A photo of the neighbor's house and the surrounding forests which would often be beautifully misty in the mornings.
Most homes are well equipped with a gas stove but many Semai people still prefer to cook their meals traditionally over an open fire from time to time.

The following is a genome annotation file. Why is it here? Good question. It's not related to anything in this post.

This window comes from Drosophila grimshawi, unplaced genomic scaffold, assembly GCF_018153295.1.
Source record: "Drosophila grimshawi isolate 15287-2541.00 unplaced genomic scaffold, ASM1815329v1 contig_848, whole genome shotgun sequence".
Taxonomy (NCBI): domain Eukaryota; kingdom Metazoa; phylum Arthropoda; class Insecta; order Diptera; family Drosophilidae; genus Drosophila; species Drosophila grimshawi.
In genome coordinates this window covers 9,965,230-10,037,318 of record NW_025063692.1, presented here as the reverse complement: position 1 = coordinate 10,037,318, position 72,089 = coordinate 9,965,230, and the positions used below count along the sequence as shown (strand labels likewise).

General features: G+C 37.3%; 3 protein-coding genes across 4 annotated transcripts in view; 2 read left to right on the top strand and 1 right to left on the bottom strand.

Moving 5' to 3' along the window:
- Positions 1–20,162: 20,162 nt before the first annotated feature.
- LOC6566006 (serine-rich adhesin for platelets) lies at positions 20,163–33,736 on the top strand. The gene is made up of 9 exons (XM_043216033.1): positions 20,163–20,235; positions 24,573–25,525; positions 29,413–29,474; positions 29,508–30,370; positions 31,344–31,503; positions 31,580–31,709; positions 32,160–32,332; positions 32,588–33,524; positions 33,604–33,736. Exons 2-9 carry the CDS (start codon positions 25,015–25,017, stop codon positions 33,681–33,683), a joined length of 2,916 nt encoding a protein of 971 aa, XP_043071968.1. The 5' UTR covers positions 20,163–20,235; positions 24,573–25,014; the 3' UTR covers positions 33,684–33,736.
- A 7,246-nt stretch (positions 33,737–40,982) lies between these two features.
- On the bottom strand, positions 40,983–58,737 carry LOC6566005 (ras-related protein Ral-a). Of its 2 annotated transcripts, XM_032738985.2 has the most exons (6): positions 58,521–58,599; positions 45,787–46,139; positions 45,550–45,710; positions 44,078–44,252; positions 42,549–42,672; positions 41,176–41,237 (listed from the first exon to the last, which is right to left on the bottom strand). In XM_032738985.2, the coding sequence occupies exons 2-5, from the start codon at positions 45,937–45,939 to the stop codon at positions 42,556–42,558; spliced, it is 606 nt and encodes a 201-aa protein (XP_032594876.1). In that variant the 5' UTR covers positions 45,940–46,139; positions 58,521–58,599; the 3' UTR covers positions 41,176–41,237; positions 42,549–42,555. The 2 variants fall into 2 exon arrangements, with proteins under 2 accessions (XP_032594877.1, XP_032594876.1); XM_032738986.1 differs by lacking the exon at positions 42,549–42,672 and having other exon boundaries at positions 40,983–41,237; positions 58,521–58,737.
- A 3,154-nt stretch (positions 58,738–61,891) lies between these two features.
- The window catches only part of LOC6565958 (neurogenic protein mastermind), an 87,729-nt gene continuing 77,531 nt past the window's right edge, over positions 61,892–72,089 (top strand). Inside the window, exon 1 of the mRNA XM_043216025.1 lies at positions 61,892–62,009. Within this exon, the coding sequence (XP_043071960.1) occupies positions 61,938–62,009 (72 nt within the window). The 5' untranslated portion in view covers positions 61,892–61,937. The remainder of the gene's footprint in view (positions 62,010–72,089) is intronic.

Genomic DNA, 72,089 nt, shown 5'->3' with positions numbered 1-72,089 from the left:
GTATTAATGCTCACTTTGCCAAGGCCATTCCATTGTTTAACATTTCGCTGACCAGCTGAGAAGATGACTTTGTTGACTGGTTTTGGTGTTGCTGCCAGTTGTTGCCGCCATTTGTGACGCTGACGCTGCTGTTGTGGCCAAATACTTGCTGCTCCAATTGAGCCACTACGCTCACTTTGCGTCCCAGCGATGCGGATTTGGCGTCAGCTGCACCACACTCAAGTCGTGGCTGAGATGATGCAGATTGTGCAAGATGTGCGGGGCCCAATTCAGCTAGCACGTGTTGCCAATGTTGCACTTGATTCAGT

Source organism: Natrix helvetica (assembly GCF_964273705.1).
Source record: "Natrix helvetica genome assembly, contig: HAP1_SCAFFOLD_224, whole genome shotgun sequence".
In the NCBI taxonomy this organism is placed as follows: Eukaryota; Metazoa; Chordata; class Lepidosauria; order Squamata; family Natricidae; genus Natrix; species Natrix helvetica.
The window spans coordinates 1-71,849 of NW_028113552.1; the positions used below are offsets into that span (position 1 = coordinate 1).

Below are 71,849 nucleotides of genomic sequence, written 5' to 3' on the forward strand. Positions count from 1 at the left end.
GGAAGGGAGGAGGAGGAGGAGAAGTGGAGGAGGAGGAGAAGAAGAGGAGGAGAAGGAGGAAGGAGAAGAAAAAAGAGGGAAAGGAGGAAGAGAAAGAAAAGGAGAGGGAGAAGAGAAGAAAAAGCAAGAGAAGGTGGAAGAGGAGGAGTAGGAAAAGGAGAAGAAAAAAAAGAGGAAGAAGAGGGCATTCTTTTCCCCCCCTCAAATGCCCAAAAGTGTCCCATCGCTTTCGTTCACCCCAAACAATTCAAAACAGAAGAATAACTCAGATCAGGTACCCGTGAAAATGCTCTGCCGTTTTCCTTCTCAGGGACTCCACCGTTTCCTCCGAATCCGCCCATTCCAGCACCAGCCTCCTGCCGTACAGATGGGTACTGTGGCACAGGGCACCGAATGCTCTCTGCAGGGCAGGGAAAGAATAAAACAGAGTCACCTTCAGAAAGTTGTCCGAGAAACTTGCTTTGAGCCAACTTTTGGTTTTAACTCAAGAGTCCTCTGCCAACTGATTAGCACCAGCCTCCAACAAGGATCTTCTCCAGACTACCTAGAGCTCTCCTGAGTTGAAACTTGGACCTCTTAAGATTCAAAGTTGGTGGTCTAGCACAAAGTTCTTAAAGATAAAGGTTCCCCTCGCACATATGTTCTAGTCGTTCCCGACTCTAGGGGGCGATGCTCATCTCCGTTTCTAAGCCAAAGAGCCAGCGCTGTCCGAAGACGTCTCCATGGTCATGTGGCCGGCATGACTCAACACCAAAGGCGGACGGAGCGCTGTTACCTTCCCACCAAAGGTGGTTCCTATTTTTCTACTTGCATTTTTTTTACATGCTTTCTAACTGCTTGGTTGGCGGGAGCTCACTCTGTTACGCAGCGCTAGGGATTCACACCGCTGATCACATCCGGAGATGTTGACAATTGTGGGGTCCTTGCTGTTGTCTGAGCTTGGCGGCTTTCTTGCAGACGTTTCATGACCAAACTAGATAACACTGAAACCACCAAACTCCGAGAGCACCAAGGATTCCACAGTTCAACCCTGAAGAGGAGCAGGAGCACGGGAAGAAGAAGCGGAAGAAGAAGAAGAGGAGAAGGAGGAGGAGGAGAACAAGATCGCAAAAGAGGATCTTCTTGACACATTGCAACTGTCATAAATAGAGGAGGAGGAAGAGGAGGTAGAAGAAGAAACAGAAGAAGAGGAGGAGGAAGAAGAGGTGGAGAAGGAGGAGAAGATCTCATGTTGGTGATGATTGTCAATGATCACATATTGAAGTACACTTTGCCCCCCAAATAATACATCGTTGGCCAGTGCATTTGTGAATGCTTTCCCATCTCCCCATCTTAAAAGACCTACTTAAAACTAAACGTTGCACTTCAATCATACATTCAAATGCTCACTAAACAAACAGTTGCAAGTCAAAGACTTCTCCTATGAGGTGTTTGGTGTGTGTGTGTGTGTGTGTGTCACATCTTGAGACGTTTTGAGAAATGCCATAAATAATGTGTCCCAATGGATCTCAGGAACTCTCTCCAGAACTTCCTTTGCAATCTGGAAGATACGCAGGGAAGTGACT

The implementation of community based eco-tourism and environmental conservation in the Ulu Geroh village is a fairly recent thing and can be traced back to just slightly over a decade ago. The efforts were first officially sponsored and supported by the Malaysian Nature Society, but has since received sponsorship from various other bodies including the International Union for Conservation of Nature (IUCN). The SEMAI coalition was formed as part of a then-radical movement to make indigenous peoples the main stakeholders and decision makers of how best to implement Nature Conservation strategies and eco-tourism within their ancestral home land and their community. Today, SEMAI operates completely independently from any official sponsor but do continue to enjoy the support of various educational institutions and non-governmental organizations. The full story of SEMAI's formation and the growth, trials, and tribulations of its implementation of eco-tourism and nature conservation in the village is a lengthy one which I will not discuss here but I do wish to note that one of the things that I stood out to me the most was that the Semai people have always had a close relationship with the natural objects in the world around them. This, in itself is not something that is particularly remarkable and indeed, I suppose the same is often said of indigenous communities world wide. But while I had always taken for granted the "spiritual"ness in which this connection might take place, the community surprised me by showing how even the most mundane things: like the act of eating, is intrinsically tied to the various features of their ancestral homelands and so, their identities as well.  Certain forest plants, for instance, that are consumed for food, are associated with various stories of the Semai tribe that have been passed down for generations. These stories have largely withstood the tests of time and have prevailed despite factors such as modernization and the conversion of many of the Semai peoples to Christianity. By consuming these plants instead of what they call "city-vegetables" (referring to commercially cultivated greens) the Semai people are able to reconnect with their roots by accessing some form of collective based memory/imaginary that reinforces their unique identities as members of a particular indigenous tribe.